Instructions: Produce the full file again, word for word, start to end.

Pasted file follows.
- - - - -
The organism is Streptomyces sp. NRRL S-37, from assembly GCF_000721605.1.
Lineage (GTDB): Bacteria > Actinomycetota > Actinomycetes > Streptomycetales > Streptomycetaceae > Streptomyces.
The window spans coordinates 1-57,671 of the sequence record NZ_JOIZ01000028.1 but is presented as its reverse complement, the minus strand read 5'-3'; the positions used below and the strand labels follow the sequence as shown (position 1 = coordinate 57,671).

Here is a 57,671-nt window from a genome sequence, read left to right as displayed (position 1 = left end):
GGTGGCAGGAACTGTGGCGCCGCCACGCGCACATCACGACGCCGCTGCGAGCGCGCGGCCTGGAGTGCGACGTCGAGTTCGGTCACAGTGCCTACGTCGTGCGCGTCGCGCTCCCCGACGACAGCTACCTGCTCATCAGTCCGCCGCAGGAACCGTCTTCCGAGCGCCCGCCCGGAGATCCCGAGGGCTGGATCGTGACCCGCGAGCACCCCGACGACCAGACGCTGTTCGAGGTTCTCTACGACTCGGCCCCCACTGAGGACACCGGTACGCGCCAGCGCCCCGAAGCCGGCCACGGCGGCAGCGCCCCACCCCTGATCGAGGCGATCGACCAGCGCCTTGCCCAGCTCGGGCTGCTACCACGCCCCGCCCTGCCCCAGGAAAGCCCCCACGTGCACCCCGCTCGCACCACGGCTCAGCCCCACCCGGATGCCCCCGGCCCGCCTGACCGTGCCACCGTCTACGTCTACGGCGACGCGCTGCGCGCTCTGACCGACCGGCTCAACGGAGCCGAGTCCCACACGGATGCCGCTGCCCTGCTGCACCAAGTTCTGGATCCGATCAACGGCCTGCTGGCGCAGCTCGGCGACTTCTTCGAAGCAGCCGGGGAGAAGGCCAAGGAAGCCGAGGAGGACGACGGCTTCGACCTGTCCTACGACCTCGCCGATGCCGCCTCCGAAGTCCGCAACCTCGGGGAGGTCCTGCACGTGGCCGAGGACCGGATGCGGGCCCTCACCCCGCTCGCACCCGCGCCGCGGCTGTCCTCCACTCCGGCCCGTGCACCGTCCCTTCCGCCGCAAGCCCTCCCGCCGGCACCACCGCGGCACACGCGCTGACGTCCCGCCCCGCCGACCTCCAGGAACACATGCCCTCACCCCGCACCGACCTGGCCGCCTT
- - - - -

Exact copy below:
The organism is Streptomyces sp. NRRL S-37, from assembly GCF_000721605.1.
Lineage (GTDB): Bacteria > Actinomycetota > Actinomycetes > Streptomycetales > Streptomycetaceae > Streptomyces.
The window spans coordinates 1-57,671 of the sequence record NZ_JOIZ01000028.1 but is presented as its reverse complement, the minus strand read 5'-3'; the positions used below and the strand labels follow the sequence as shown (position 1 = coordinate 57,671).

Here is a 57,671-nt window from a genome sequence, read left to right as displayed (position 1 = left end):
GGTGGCAGGAACTGTGGCGCCGCCACGCGCACATCACGACGCCGCTGCGAGCGCGCGGCCTGGAGTGCGACGTCGAGTTCGGTCACAGTGCCTACGTCGTGCGCGTCGCGCTCCCCGACGACAGCTACCTGCTCATCAGTCCGCCGCAGGAACCGTCTTCCGAGCGCCCGCCCGGAGATCCCGAGGGCTGGATCGTGACCCGCGAGCACCCCGACGACCAGACGCTGTTCGAGGTTCTCTACGACTCGGCCCCCACTGAGGACACCGGTACGCGCCAGCGCCCCGAAGCCGGCCACGGCGGCAGCGCCCCACCCCTGATCGAGGCGATCGACCAGCGCCTTGCCCAGCTCGGGCTGCTACCACGCCCCGCCCTGCCCCAGGAAAGCCCCCACGTGCACCCCGCTCGCACCACGGCTCAGCCCCACCCGGATGCCCCCGGCCCGCCTGACCGTGCCACCGTCTACGTCTACGGCGACGCGCTGCGCGCTCTGACCGACCGGCTCAACGGAGCCGAGTCCCACACGGATGCCGCTGCCCTGCTGCACCAAGTTCTGGATCCGATCAACGGCCTGCTGGCGCAGCTCGGCGACTTCTTCGAAGCAGCCGGGGAGAAGGCCAAGGAAGCCGAGGAGGACGACGGCTTCGACCTGTCCTACGACCTCGCCGATGCCGCCTCCGAAGTCCGCAACCTCGGGGAGGTCCTGCACGTGGCCGAGGACCGGATGCGGGCCCTCACCCCGCTCGCACCCGCGCCGCGGCTGTCCTCCACTCCGGCCCGTGCACCGTCCCTTCCGCCGCAAGCCCTCCCGCCGGCACCACCGCGGCACACGCGCTGACGTCCCGCCCCGCCGACCTCCAGGAACACATGCCCTCACCCCGCACCGACCTGGCCGCCTT